Release Date: June 16, 1999
Director: Kevin Lima and Chris Buck
Production Company: Walt Disney Pictures
Tarzan is a story that has been adapted to film many times and although I can’t recall watching the other versions, the story is very familiar. The Disney takes makes the idea of family the focus with Tarzan’s desire for acceptance among the gorilla community a driving force of the narrative. There are also ideas of colonialism and environmental exploitation with the arrival of Jane Porter and her father to appreciate the gorillas, while their guide is a one-dimensional, moustache-twirling villain in Clayton (played by a poorly used BRIAN BLESSED), who seeks to capture the gorillas. This movie is reminiscent of earlier Disney animated features like The Jungle Book, The Lion King, and Pocahontas.
I particularly like the characterization of Jane in this movie, who has many of the mannerisms of her voice actress Minnie Driver, and is demure in period-appropriate manner, but also adventuress and bold without falling into “strong woman” stereotypes. Casting Rosie O’Donnell as Tarzan’s best friend Terk seems like an extremely 90s thing to do, but it works and adds a good comic relief element to the film. Phil Collins is easy to make a punching bag, but his music doesn’t seem to fit this film, especially in a scene when Tarzan’s adoptive mother sings to baby Tarzan, and then switches to Collins singing the same song, draining the heart from the scene. The best musical number is the one where a group of gorillas make up a tune while trashing the Porter’s camp.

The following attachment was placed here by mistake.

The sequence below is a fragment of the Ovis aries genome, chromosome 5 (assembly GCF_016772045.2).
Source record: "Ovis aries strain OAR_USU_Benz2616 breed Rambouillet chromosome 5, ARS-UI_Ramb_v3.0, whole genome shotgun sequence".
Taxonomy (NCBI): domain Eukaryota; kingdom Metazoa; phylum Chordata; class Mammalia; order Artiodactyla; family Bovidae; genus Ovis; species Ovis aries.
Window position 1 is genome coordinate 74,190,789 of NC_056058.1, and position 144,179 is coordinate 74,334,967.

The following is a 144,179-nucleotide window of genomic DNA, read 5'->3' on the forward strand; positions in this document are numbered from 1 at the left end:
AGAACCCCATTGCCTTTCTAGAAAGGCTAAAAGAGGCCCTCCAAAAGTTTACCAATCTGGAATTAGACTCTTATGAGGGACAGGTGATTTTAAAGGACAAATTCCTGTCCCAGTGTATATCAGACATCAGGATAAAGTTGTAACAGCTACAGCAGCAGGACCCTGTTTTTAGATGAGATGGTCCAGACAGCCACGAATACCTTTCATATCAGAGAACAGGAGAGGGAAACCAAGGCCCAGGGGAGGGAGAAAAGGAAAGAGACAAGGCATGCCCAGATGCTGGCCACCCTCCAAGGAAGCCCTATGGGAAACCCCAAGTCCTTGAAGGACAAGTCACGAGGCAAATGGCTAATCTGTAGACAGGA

Tarzan is a beautifully animated film of a familiar story. There are no surprises here, but no big disappointments either.